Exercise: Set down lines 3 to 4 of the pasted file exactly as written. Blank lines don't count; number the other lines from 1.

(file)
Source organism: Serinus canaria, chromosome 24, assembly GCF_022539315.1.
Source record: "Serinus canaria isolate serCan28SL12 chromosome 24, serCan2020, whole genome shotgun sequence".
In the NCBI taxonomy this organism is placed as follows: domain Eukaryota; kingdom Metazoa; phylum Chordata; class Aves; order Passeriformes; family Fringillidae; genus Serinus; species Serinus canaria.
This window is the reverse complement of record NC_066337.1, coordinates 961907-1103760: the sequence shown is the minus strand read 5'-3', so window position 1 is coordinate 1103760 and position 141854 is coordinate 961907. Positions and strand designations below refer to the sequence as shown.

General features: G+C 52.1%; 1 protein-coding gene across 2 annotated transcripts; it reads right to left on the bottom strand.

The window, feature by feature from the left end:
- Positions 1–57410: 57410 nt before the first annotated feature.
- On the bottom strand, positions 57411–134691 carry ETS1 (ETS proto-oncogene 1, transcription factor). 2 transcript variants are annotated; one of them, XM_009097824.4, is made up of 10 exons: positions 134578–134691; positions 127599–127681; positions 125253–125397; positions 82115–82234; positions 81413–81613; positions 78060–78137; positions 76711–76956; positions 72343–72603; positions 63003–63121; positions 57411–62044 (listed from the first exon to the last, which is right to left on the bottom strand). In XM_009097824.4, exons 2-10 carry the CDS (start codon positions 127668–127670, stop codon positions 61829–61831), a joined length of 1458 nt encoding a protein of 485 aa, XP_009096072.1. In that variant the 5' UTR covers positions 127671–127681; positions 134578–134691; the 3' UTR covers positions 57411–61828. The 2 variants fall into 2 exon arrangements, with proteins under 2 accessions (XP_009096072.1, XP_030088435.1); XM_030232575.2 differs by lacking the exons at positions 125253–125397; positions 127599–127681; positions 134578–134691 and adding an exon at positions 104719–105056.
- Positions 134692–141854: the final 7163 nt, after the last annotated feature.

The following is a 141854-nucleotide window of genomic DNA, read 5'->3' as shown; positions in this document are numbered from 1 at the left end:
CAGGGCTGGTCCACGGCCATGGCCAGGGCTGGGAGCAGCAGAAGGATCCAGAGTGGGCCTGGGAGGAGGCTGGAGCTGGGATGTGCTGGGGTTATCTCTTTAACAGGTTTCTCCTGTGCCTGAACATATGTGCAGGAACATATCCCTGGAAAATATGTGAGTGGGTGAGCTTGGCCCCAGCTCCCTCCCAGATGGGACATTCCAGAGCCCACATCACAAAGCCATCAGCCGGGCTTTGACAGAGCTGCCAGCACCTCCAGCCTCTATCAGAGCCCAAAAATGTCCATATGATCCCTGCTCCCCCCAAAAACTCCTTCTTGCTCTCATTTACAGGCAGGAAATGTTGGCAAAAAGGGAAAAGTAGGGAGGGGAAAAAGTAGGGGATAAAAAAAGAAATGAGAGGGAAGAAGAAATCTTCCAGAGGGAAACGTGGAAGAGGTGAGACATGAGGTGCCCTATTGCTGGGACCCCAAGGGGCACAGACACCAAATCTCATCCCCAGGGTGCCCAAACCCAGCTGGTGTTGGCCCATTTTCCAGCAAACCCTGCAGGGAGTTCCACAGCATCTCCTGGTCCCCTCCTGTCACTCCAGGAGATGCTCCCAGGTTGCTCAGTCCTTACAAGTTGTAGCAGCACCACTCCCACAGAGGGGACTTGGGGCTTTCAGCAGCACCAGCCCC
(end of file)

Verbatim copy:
In the NCBI taxonomy this organism is placed as follows: domain Eukaryota; kingdom Metazoa; phylum Chordata; class Aves; order Passeriformes; family Fringillidae; genus Serinus; species Serinus canaria.
This window is the reverse complement of record NC_066337.1, coordinates 961907-1103760: the sequence shown is the minus strand read 5'-3', so window position 1 is coordinate 1103760 and position 141854 is coordinate 961907. Positions and strand designations below refer to the sequence as shown.